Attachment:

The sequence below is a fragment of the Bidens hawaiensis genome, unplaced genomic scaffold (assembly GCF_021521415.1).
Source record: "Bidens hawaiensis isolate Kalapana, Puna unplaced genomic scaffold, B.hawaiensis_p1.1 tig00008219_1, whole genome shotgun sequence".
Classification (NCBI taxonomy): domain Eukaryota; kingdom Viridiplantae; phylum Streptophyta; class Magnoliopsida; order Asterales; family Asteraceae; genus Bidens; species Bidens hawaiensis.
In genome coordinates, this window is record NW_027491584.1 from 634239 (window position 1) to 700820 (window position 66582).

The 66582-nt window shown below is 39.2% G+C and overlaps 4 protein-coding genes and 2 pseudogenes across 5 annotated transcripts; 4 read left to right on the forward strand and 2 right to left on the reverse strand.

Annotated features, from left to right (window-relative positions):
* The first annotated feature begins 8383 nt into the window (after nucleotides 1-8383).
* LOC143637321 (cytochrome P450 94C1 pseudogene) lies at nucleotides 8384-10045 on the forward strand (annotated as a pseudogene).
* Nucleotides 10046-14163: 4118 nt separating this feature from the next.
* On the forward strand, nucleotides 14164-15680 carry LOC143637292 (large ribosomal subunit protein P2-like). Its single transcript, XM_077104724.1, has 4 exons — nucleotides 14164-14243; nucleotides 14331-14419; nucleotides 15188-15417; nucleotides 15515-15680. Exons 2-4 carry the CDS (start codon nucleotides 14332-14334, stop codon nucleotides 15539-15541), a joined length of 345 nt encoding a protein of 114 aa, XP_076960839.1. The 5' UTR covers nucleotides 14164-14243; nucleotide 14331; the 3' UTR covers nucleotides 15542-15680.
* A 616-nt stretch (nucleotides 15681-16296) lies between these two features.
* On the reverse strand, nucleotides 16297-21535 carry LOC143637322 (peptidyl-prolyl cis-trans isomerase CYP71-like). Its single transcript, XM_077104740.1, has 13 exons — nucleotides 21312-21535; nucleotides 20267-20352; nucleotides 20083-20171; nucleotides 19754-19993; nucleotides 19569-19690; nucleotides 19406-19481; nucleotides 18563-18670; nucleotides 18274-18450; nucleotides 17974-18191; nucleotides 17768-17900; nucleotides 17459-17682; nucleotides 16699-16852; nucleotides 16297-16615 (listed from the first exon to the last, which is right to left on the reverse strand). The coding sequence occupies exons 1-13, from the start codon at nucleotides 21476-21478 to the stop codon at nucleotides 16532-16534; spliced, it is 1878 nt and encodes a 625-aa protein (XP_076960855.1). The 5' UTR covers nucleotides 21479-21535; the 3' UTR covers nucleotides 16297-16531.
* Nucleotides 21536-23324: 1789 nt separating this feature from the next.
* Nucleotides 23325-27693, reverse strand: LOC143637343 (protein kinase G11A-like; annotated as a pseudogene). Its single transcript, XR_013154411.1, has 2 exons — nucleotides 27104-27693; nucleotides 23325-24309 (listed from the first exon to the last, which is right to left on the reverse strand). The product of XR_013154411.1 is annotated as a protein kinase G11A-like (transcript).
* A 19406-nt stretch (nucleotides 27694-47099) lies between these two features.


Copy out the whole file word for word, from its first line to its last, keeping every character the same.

The sequence below is a fragment of the Bidens hawaiensis genome, unplaced genomic scaffold (assembly GCF_021521415.1).
Source record: "Bidens hawaiensis isolate Kalapana, Puna unplaced genomic scaffold, B.hawaiensis_p1.1 tig00008219_1, whole genome shotgun sequence".
Classification (NCBI taxonomy): domain Eukaryota; kingdom Viridiplantae; phylum Streptophyta; class Magnoliopsida; order Asterales; family Asteraceae; genus Bidens; species Bidens hawaiensis.
In genome coordinates, this window is record NW_027491584.1 from 634239 (window position 1) to 700820 (window position 66582).

The 66582-nt window shown below is 39.2% G+C and overlaps 4 protein-coding genes and 2 pseudogenes across 5 annotated transcripts; 4 read left to right on the forward strand and 2 right to left on the reverse strand.

Annotated features, from left to right (window-relative positions):
* The first annotated feature begins 8383 nt into the window (after nucleotides 1-8383).
* LOC143637321 (cytochrome P450 94C1 pseudogene) lies at nucleotides 8384-10045 on the forward strand (annotated as a pseudogene).
* Nucleotides 10046-14163: 4118 nt separating this feature from the next.
* On the forward strand, nucleotides 14164-15680 carry LOC143637292 (large ribosomal subunit protein P2-like). Its single transcript, XM_077104724.1, has 4 exons — nucleotides 14164-14243; nucleotides 14331-14419; nucleotides 15188-15417; nucleotides 15515-15680. Exons 2-4 carry the CDS (start codon nucleotides 14332-14334, stop codon nucleotides 15539-15541), a joined length of 345 nt encoding a protein of 114 aa, XP_076960839.1. The 5' UTR covers nucleotides 14164-14243; nucleotide 14331; the 3' UTR covers nucleotides 15542-15680.
* A 616-nt stretch (nucleotides 15681-16296) lies between these two features.
* On the reverse strand, nucleotides 16297-21535 carry LOC143637322 (peptidyl-prolyl cis-trans isomerase CYP71-like). Its single transcript, XM_077104740.1, has 13 exons — nucleotides 21312-21535; nucleotides 20267-20352; nucleotides 20083-20171; nucleotides 19754-19993; nucleotides 19569-19690; nucleotides 19406-19481; nucleotides 18563-18670; nucleotides 18274-18450; nucleotides 17974-18191; nucleotides 17768-17900; nucleotides 17459-17682; nucleotides 16699-16852; nucleotides 16297-16615 (listed from the first exon to the last, which is right to left on the reverse strand). The coding sequence occupies exons 1-13, from the start codon at nucleotides 21476-21478 to the stop codon at nucleotides 16532-16534; spliced, it is 1878 nt and encodes a 625-aa protein (XP_076960855.1). The 5' UTR covers nucleotides 21479-21535; the 3' UTR covers nucleotides 16297-16531.
* Nucleotides 21536-23324: 1789 nt separating this feature from the next.
* Nucleotides 23325-27693, reverse strand: LOC143637343 (protein kinase G11A-like; annotated as a pseudogene). Its single transcript, XR_013154411.1, has 2 exons — nucleotides 27104-27693; nucleotides 23325-24309 (listed from the first exon to the last, which is right to left on the reverse strand). The product of XR_013154411.1 is annotated as a protein kinase G11A-like (transcript).
* A 19406-nt stretch (nucleotides 27694-47099) lies between these two features.